altAs much as you may want to, you should not simply blame the state of your health on your “bad” genes or some other uncontrollable factor; nor should you resign yourself to having poor BG control for the same reason. By way of example, take the Pima Native Americans of Arizona, who have an extremely high incidence of obesity, insulin resistance (prediabetes), and type 2 diabetes. In fact, since more than half of all Pima adults thirty-five years and older develop type 2 diabetes, researchers had previously concluded that if you were Native American, you were genetically doomed. Recently, another group of Pimas, from whom the Arizona group apparently descended, was discovered in Mexico. And interestingly enough, despite sharing the same gene pool, these two groups differ dramatically in their levels of body fat. The explanation? The Mexican Pimas are physically active farmers who eat a traditional diet of natural foods such as wheat, squash, beans, cactus buds, squawfish, and jackrabbit, while the Arizona Pimas eat highly refined, nutrient-poor foods and have adopted a sedentary lifestyle. And it’s the Arizona Pimas who have type 2 diabetes.

Why all the concern about being unfit?
Currently, physical inactivity and a poor diet are together poised to overtake smoking as the leading cause of preventable death in the United States. Did you catch the key word in that sentence? Preventable. Even if it’s only for the sake of prolonging your life, becoming physically fit is more than worth it—but there are numerous other reasons why it pays to become more physically active. For starters, it can reduce your risk of certain cancers (e.g., colon, prostate, and breast), help lower your blood pressure, prevent or reverse heart disease, reduce depression and anxiety, prevent thinning bones (osteoporosis), reverse prediabetes, and greatly lower your risk of developing diabetes. If you already have diabetes, being active can make good diabetes control a great deal more attainable.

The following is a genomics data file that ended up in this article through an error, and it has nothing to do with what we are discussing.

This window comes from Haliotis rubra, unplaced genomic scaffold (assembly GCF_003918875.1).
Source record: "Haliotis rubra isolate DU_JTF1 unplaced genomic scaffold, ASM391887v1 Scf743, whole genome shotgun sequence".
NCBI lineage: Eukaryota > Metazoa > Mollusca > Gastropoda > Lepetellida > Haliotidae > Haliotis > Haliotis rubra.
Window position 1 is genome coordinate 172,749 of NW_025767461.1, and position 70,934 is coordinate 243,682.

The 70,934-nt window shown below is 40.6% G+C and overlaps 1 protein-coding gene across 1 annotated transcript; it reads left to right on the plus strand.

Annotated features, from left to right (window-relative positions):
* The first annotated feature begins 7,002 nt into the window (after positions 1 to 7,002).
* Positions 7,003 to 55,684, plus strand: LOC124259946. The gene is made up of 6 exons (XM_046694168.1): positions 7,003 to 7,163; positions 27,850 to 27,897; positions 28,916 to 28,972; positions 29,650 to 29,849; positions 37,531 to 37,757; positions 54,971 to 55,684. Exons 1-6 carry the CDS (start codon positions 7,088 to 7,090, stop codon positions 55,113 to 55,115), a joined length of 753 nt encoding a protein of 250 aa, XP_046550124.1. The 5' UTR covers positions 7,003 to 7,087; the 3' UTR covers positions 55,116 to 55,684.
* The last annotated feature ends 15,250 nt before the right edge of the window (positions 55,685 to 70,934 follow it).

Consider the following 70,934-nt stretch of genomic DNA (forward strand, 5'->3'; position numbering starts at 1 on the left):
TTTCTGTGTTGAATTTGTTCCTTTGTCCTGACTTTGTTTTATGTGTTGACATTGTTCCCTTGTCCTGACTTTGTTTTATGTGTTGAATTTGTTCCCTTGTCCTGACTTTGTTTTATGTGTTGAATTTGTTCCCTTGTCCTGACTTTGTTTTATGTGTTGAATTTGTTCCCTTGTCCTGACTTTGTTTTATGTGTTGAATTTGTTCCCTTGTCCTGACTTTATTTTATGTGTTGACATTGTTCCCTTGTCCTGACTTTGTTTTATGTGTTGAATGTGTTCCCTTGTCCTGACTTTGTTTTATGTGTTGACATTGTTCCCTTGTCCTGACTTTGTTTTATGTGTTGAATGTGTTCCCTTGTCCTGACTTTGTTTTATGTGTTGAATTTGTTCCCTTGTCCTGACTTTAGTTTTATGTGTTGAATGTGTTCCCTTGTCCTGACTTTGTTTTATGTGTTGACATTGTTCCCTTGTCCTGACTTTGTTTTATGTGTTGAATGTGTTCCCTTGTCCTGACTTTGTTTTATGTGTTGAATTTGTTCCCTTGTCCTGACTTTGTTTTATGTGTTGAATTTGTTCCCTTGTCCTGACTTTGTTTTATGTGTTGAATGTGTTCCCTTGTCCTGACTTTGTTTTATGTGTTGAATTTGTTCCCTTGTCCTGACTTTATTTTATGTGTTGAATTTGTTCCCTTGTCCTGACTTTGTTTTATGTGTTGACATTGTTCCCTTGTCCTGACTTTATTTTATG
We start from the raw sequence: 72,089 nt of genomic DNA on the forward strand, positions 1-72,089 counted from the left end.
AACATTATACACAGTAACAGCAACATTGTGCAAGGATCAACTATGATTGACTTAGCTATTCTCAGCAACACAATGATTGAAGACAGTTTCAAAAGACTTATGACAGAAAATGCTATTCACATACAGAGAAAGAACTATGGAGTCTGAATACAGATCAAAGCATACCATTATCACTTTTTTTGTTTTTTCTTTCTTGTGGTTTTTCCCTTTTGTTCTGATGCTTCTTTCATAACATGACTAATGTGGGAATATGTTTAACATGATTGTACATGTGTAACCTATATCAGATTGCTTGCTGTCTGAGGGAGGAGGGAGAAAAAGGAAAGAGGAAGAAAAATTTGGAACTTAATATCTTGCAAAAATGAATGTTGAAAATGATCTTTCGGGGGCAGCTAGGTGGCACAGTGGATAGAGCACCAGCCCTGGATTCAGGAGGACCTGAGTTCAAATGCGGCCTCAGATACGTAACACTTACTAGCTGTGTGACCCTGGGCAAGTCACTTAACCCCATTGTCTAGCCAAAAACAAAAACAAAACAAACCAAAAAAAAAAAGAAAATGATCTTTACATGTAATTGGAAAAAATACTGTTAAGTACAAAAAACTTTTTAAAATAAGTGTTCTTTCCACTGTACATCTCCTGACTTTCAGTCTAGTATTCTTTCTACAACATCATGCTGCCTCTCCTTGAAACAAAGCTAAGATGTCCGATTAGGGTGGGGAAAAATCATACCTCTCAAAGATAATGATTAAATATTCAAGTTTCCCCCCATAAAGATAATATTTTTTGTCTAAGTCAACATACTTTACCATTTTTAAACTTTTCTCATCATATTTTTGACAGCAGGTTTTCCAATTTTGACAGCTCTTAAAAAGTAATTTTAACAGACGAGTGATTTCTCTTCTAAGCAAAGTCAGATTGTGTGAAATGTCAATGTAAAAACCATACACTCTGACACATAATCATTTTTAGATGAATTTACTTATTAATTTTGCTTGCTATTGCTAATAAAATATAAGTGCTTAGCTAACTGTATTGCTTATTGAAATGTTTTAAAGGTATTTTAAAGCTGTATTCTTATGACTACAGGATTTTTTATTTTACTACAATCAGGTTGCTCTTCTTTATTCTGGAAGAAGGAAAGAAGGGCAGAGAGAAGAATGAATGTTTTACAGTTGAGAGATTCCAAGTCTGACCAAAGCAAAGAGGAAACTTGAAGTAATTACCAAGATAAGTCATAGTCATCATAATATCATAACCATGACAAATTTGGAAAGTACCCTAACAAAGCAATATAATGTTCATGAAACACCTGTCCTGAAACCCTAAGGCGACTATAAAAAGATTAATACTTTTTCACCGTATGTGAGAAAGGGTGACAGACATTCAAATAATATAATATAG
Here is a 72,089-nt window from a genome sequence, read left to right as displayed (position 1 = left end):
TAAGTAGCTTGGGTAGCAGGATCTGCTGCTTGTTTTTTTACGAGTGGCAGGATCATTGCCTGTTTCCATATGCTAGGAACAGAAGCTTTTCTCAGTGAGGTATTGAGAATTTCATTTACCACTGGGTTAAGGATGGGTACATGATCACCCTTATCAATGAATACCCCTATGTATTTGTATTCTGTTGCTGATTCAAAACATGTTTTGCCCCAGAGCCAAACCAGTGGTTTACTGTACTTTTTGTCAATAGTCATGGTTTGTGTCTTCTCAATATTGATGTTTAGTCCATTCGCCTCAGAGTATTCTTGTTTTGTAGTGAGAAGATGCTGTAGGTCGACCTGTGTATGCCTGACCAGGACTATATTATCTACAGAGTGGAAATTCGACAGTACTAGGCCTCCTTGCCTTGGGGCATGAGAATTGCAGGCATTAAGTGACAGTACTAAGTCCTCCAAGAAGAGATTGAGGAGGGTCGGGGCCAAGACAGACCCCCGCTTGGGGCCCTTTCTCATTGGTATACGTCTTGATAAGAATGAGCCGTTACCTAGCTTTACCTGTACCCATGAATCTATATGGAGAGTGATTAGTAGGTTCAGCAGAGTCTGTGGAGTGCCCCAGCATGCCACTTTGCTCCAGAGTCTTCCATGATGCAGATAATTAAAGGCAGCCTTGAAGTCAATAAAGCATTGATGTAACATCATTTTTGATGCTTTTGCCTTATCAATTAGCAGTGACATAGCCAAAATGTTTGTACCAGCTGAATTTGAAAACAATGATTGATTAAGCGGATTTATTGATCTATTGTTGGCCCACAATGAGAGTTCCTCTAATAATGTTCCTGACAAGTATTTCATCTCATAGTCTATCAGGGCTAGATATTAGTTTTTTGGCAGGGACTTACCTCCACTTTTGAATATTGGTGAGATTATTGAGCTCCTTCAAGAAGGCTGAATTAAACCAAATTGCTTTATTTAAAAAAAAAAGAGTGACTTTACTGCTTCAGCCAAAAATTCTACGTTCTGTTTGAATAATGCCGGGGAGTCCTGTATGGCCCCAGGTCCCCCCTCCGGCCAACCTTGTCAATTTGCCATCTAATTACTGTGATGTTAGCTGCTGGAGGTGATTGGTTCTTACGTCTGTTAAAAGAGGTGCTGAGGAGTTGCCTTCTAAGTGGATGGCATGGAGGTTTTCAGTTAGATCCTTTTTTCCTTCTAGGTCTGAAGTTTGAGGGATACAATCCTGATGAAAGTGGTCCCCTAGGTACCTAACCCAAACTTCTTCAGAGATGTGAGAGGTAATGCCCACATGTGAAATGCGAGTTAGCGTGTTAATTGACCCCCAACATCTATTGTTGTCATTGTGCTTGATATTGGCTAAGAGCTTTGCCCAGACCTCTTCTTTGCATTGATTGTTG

The more sedentary you are, the greater your risk of dying prematurely from myriad causes becomes. Even more important, though, is your increased chance of not feeling good while you are alive. Honestly, would you really like to spend the last twenty years of your diabetes shortened life impaired by diabetic complications? Why risk lowering your quality of life with diabetes when you can prevent it—and other chronic health problems—simply by becoming physically fit?

 

In two weeks, I will share Part 2 of Step 1 from my latest book, The 7 Step Diabetes Fitness Plan: Living Well and Being Fit with Diabetes, No Matter Your Weight (2006). For the younger generation, I have also written Diabetes-Free Kids: A Take-Charge Plan for Preventing and Treating Type 2 Diabetes in Children (2005), and type 1s and other insulin users, specific regimen changes by sport or activity are spelled out in The Diabetic Athlete: Prescriptions for Exercise and Sports (2001). Information about all of my books, my many articles, my research, and more is available on my web site: www.SheriColberg.com.

Tip for the day: No matter your weight or age, physical activity can improve your insulin action, reverse prediabetes, prevent type 2 diabetes, and control your blood glucose. Just 30 minutes a day of moderate walking three to seven days a week may be all it takes—even if you don’t change your diet or lose any weight.

See more features from Sheri Colberg, Ph.D., FACSM